The rules governing venture capital (VC) firms are being reviewed to make it easier for such funds to set up shop here and increase funding opportunities for start-ups.
VCs have a role to play as they support entrepreneurship and innovation in Singapore and the region, said Deputy Prime Minister Tharman Shanmugaratnam yesterday.
He added that the Monetary Authority of Singapore (MAS) review is looking specifically at simplifying and shortening the authorisation process for new venture capital managers.
There have been grouses that starting a VC fund here can take six to 12 months and is a costly process due to the cumbersome administrative and regulatory requirements.
As part of the review, the MAS is looking at exempting these managers from standard business conduct requirements that are now applied to asset managers in general if they already have robust safeguards in place for investors.
A public consultation on the proposals will be held in January with changes possibly introduced by July.
Mr Tharman also said the MAS is studying whether existing incentives that have attracted traditional asset managers here will be suitable for the VC sector. "We recognise that VC funds and fund managers are typically smaller in size and headcount than traditional asset managers. But they contribute in a different way, by supporting entrepreneurship and innovation in Singapore and the region," he noted.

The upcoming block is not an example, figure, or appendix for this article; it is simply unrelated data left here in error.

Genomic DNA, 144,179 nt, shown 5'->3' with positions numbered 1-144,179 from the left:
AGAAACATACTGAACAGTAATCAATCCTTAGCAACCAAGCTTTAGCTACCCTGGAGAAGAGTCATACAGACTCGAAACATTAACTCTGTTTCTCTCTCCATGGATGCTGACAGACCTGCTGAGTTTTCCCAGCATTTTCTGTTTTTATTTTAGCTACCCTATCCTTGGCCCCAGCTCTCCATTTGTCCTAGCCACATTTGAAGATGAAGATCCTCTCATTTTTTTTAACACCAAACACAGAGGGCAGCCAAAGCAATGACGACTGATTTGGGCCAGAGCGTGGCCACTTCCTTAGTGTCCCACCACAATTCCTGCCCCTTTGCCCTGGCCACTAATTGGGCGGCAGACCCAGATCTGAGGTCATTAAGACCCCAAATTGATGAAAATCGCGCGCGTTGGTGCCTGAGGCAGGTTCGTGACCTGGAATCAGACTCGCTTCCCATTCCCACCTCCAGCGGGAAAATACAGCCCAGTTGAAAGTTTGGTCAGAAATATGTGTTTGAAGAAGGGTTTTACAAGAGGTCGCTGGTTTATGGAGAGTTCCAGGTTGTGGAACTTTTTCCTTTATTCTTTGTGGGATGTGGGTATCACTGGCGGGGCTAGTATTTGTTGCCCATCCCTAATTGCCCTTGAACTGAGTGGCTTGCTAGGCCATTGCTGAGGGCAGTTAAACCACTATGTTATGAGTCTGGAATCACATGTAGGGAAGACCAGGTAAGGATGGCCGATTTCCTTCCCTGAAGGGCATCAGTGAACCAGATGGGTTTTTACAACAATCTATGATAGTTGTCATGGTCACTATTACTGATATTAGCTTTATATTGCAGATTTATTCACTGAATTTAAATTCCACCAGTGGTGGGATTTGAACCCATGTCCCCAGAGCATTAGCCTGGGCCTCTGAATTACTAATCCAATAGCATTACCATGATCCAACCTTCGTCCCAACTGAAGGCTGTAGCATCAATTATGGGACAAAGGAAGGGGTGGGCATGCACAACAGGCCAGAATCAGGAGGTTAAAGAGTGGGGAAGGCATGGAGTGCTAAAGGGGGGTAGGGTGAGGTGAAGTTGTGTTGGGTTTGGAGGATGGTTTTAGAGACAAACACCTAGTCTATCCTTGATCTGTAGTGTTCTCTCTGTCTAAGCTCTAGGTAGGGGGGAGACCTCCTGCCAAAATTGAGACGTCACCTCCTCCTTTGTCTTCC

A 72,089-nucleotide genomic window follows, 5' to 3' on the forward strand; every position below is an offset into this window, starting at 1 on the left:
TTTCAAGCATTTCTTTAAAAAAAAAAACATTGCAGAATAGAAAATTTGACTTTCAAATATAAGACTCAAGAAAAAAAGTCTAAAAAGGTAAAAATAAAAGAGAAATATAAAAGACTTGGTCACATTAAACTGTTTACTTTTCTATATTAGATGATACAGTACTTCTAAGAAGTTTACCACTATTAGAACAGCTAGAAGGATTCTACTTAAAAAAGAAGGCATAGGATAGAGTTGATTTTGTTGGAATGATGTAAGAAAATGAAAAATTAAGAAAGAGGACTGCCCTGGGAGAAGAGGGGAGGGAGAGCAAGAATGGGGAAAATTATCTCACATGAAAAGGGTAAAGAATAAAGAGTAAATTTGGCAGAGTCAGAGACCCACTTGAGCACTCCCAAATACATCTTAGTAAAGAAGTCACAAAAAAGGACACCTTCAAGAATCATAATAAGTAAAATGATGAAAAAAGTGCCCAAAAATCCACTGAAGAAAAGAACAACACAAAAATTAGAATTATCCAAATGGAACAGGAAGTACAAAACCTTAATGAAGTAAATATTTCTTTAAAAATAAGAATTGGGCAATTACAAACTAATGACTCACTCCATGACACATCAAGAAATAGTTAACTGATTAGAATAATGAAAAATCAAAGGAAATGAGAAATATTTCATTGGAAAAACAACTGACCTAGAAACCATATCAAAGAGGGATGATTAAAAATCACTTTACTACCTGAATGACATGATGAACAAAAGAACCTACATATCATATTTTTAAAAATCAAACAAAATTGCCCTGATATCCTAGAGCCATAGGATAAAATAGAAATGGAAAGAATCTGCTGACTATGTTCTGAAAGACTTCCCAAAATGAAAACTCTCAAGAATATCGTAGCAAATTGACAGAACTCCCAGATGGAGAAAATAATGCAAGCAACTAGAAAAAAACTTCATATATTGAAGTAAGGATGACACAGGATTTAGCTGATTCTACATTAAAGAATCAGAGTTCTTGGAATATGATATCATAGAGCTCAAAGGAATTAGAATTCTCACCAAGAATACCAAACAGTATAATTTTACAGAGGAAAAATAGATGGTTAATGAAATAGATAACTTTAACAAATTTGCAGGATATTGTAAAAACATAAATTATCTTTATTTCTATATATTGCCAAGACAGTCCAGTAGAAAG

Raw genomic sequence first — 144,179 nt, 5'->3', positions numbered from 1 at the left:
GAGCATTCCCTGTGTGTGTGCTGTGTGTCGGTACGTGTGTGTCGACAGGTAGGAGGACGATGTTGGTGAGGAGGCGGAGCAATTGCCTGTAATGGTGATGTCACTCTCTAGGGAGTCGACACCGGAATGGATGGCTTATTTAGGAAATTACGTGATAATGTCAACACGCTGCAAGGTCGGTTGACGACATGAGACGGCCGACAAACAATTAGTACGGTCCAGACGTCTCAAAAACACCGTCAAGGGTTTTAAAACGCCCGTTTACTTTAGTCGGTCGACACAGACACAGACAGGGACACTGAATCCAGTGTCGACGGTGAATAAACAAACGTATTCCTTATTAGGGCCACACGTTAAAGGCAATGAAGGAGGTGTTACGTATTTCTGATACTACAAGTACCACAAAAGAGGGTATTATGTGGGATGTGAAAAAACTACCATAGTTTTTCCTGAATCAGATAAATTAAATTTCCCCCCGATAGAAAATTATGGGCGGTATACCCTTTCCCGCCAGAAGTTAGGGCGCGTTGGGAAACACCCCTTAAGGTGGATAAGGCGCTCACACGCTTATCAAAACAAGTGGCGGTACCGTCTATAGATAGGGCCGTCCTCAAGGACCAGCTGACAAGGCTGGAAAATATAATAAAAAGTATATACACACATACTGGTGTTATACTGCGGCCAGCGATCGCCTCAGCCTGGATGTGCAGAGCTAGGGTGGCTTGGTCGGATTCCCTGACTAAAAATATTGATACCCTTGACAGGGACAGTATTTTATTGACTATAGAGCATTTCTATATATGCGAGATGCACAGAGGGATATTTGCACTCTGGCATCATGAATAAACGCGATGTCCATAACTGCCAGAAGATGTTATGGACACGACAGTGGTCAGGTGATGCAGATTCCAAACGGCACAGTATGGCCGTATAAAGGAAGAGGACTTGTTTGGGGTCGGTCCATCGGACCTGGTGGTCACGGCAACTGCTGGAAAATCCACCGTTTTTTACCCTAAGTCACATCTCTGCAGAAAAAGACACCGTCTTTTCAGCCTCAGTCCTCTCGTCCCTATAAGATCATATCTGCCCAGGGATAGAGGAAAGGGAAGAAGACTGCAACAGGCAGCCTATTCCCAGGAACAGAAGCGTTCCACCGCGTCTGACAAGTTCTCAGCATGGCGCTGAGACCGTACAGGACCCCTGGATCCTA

Mr Tharman, who is also MAS chairman, was speaking at the opening of a fintech hub at 80 Robinson Road called Lattice80.
The hub opened with an initial cost of $5 million and aims to create an ecosystem for fintech, or financial technology, start-ups.
It will also offer a cheaper alternative for fintech firms wanting space in the Central Business District where they would be closer to potential clients. Prices start from $250 per desk per month for the first six months, compared with rates elsewhere in the area that start from $400 or $500.
Sirius Venture Capital founder Eugene Wong noted yesterday that making the set-up process simpler could return the sector to a time when VC firms came under the exempt fund manager licence, which restricts firms to marketing funds only to accredited investors.
Mr Wong welcomed the MAS review. He noted that besides the higher set-up costs for VC funds, requirements such as the need to have qualified managers can bog things down.
"Most of the venture capitalists tend to be former entrepreneurs or techies, and don't have experience as fund managers. VC firms should also spend time doing deals, not filling out forms for compliance as they are not financial institutions that accept deposits."
But, he added, some form of regulation is necessary.
Ms Khushi Mehrotra, programme manager at Singapore-based fintech venture capital firm Life.Sreda, told The Straits Times at the Lattice80 opening, that she was looking forward to the proposals to help VCs, especially since the firm just moved here last year.
Lattice80 chief executive Joe Cho said besides dealing with regulatory issues - and Singapore already provides a relatively smooth process - there are other rising costs such as having offices and systems here. "The moves by the MAS will make it much easier for businesses to come and set up their fund here," he noted.